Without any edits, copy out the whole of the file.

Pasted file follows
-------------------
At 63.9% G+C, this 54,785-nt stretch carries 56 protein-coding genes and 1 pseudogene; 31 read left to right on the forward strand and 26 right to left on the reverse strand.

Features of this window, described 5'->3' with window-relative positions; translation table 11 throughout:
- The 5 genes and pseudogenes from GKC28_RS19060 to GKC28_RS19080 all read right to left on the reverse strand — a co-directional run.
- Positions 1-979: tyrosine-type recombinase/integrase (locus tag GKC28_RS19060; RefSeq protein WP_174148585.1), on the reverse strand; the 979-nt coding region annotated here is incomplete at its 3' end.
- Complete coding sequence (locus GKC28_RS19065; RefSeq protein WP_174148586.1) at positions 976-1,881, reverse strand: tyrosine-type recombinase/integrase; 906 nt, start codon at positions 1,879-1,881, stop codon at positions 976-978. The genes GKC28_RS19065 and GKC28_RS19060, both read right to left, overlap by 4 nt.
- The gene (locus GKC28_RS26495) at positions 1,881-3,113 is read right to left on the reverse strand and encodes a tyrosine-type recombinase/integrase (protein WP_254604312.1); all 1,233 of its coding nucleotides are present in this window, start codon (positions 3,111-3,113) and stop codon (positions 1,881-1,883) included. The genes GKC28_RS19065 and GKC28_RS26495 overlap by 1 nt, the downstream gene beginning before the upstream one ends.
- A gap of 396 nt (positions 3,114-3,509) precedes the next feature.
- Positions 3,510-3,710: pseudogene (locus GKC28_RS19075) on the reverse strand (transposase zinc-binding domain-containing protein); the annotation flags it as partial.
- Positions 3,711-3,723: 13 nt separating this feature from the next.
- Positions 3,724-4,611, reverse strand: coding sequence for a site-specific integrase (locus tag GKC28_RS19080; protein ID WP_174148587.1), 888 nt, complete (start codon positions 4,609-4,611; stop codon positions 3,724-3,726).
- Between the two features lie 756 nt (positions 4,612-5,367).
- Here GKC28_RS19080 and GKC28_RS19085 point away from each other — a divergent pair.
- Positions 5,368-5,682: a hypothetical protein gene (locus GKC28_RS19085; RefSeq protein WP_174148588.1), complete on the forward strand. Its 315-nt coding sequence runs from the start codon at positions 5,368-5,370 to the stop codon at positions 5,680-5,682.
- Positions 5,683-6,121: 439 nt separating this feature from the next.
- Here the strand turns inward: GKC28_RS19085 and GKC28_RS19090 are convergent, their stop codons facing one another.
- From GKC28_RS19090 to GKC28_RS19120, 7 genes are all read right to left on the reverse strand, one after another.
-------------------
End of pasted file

At 63.9% G+C, this 54,785-nt stretch carries 56 protein-coding genes and 1 pseudogene; 31 read left to right on the forward strand and 26 right to left on the reverse strand.

Features of this window, described 5'->3' with window-relative positions; translation table 11 throughout:
- The 5 genes and pseudogenes from GKC28_RS19060 to GKC28_RS19080 all read right to left on the reverse strand — a co-directional run.
- Positions 1-979: tyrosine-type recombinase/integrase (locus tag GKC28_RS19060; RefSeq protein WP_174148585.1), on the reverse strand; the 979-nt coding region annotated here is incomplete at its 3' end.
- Complete coding sequence (locus GKC28_RS19065; RefSeq protein WP_174148586.1) at positions 976-1,881, reverse strand: tyrosine-type recombinase/integrase; 906 nt, start codon at positions 1,879-1,881, stop codon at positions 976-978. The genes GKC28_RS19065 and GKC28_RS19060, both read right to left, overlap by 4 nt.
- The gene (locus GKC28_RS26495) at positions 1,881-3,113 is read right to left on the reverse strand and encodes a tyrosine-type recombinase/integrase (protein WP_254604312.1); all 1,233 of its coding nucleotides are present in this window, start codon (positions 3,111-3,113) and stop codon (positions 1,881-1,883) included. The genes GKC28_RS19065 and GKC28_RS26495 overlap by 1 nt, the downstream gene beginning before the upstream one ends.
- A gap of 396 nt (positions 3,114-3,509) precedes the next feature.
- Positions 3,510-3,710: pseudogene (locus GKC28_RS19075) on the reverse strand (transposase zinc-binding domain-containing protein); the annotation flags it as partial.
- Positions 3,711-3,723: 13 nt separating this feature from the next.
- Positions 3,724-4,611, reverse strand: coding sequence for a site-specific integrase (locus tag GKC28_RS19080; protein ID WP_174148587.1), 888 nt, complete (start codon positions 4,609-4,611; stop codon positions 3,724-3,726).
- Between the two features lie 756 nt (positions 4,612-5,367).
- Here GKC28_RS19080 and GKC28_RS19085 point away from each other — a divergent pair.
- Positions 5,368-5,682: a hypothetical protein gene (locus GKC28_RS19085; RefSeq protein WP_174148588.1), complete on the forward strand. Its 315-nt coding sequence runs from the start codon at positions 5,368-5,370 to the stop codon at positions 5,680-5,682.
- Positions 5,683-6,121: 439 nt separating this feature from the next.
- Here the strand turns inward: GKC28_RS19085 and GKC28_RS19090 are convergent, their stop codons facing one another.
- From GKC28_RS19090 to GKC28_RS19120, 7 genes are all read right to left on the reverse strand, one after another.